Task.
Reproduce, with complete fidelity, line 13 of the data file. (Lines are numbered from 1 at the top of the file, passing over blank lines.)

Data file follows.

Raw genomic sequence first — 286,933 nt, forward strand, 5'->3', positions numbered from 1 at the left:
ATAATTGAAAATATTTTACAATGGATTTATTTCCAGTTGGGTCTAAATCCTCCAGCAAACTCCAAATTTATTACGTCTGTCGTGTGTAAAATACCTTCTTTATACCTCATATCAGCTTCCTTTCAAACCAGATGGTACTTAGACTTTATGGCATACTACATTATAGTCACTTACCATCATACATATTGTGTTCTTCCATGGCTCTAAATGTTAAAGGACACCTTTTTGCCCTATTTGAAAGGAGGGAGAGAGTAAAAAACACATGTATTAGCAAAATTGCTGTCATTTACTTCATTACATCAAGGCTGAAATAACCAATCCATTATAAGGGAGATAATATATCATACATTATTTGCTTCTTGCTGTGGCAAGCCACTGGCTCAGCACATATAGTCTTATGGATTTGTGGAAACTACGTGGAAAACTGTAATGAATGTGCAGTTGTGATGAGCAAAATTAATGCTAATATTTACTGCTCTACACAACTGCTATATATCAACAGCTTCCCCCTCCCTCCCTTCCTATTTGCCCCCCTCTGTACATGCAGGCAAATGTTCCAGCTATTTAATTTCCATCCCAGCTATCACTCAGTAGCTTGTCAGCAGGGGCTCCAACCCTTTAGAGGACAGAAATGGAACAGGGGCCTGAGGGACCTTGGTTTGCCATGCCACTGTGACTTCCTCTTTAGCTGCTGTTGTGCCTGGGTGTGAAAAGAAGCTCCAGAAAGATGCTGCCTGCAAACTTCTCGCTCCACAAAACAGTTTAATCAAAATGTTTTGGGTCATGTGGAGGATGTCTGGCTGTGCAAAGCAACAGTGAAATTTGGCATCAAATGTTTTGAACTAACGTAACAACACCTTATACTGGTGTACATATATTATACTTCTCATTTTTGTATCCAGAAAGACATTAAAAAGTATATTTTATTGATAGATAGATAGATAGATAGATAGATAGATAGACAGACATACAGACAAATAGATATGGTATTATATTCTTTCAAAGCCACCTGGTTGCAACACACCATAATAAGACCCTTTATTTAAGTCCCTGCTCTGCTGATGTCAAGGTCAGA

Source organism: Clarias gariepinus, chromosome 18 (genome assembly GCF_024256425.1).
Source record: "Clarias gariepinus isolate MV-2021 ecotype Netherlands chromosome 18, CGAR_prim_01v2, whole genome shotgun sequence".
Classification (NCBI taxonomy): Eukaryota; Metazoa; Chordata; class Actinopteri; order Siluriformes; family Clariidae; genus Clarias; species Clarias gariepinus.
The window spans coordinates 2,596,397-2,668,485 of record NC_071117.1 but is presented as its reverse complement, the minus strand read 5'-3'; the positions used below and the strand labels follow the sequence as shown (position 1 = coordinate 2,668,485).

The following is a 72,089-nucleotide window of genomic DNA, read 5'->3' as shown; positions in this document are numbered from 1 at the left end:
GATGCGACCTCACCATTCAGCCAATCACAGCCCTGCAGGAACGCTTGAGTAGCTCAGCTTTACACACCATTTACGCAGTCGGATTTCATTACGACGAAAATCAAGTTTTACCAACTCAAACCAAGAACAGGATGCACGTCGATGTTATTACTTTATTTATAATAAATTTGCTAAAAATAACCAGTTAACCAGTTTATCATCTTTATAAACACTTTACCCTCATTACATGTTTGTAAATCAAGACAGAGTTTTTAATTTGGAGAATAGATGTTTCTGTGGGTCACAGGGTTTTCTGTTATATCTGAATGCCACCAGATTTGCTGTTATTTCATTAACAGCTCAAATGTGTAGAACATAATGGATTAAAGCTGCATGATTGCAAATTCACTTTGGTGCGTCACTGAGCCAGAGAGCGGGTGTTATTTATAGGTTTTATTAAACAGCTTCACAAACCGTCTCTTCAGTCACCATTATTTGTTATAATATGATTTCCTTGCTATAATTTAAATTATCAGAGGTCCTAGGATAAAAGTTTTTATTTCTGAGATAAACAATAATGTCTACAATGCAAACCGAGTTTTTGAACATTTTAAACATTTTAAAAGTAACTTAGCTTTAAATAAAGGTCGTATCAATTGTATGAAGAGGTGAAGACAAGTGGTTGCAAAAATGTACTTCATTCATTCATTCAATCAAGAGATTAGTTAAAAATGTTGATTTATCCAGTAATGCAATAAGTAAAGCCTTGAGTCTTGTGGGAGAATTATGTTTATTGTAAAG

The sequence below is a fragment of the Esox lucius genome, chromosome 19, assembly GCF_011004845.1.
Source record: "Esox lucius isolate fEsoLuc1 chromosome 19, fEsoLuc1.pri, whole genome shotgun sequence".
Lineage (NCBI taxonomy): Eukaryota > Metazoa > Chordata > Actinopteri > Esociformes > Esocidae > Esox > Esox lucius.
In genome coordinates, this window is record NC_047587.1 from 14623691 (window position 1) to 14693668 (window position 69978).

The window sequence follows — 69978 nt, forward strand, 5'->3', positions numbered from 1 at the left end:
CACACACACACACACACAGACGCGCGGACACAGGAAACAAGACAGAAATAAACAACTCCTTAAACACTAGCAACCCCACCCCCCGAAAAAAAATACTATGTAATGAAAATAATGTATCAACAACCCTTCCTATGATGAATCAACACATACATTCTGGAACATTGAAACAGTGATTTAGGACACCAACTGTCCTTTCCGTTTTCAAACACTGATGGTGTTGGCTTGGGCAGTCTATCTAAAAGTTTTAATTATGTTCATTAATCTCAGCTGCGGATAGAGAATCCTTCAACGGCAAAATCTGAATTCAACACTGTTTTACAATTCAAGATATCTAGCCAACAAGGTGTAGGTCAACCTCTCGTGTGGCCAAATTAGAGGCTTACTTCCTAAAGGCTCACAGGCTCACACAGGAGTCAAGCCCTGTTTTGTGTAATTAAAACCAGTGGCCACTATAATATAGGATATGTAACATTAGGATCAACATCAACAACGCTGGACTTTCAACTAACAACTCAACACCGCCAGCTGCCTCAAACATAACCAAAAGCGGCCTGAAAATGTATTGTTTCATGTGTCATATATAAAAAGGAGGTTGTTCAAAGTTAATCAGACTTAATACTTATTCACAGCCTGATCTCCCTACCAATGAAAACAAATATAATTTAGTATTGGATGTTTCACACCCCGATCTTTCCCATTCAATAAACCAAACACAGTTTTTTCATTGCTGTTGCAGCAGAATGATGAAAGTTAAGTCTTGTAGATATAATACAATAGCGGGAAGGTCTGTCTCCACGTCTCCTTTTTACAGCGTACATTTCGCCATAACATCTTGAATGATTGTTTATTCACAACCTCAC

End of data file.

The window sequence follows — 69978 nt, forward strand, 5'->3', positions numbered from 1 at the left end: